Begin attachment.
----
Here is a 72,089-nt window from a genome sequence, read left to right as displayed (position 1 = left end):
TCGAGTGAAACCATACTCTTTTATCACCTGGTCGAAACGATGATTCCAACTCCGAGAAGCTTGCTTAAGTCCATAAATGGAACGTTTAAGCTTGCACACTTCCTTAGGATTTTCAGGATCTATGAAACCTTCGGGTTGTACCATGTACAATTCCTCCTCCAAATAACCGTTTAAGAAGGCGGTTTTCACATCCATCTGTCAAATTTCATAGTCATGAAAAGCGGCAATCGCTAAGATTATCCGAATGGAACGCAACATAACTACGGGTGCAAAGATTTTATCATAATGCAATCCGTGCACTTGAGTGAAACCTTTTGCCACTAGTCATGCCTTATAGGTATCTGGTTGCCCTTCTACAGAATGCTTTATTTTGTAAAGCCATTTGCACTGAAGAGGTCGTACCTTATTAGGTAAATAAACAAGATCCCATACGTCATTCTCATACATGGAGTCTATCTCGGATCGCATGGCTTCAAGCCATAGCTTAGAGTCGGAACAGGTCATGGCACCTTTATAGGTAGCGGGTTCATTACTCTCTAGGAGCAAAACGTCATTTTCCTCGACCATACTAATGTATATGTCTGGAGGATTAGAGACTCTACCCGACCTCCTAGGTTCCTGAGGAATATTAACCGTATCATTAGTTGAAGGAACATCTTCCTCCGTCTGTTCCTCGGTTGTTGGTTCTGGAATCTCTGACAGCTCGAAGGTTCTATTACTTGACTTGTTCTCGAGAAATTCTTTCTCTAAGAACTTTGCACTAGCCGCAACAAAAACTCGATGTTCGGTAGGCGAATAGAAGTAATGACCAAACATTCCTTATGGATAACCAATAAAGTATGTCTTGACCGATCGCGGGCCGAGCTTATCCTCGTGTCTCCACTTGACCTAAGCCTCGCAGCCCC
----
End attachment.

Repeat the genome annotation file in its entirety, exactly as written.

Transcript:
Here is a 72,089-nt window from a genome sequence, read left to right as displayed (position 1 = left end):
TCGAGTGAAACCATACTCTTTTATCACCTGGTCGAAACGATGATTCCAACTCCGAGAAGCTTGCTTAAGTCCATAAATGGAACGTTTAAGCTTGCACACTTCCTTAGGATTTTCAGGATCTATGAAACCTTCGGGTTGTACCATGTACAATTCCTCCTCCAAATAACCGTTTAAGAAGGCGGTTTTCACATCCATCTGTCAAATTTCATAGTCATGAAAAGCGGCAATCGCTAAGATTATCCGAATGGAACGCAACATAACTACGGGTGCAAAGATTTTATCATAATGCAATCCGTGCACTTGAGTGAAACCTTTTGCCACTAGTCATGCCTTATAGGTATCTGGTTGCCCTTCTACAGAATGCTTTATTTTGTAAAGCCATTTGCACTGAAGAGGTCGTACCTTATTAGGTAAATAAACAAGATCCCATACGTCATTCTCATACATGGAGTCTATCTCGGATCGCATGGCTTCAAGCCATAGCTTAGAGTCGGAACAGGTCATGGCACCTTTATAGGTAGCGGGTTCATTACTCTCTAGGAGCAAAACGTCATTTTCCTCGACCATACTAATGTATATGTCTGGAGGATTAGAGACTCTACCCGACCTCCTAGGTTCCTGAGGAATATTAACCGTATCATTAGTTGAAGGAACATCTTCCTCCGTCTGTTCCTCGGTTGTTGGTTCTGGAATCTCTGACAGCTCGAAGGTTCTATTACTTGACTTGTTCTCGAGAAATTCTTTCTCTAAGAACTTTGCACTAGCCGCAACAAAAACTCGATGTTCGGTAGGCGAATAGAAGTAATGACCAAACATTCCTTATGGATAACCAATAAAGTATGTCTTGACCGATCGCGGGCCGAGCTTATCCTCGTGTCTCCACTTGACCTAAGCCTCGCAGCCCC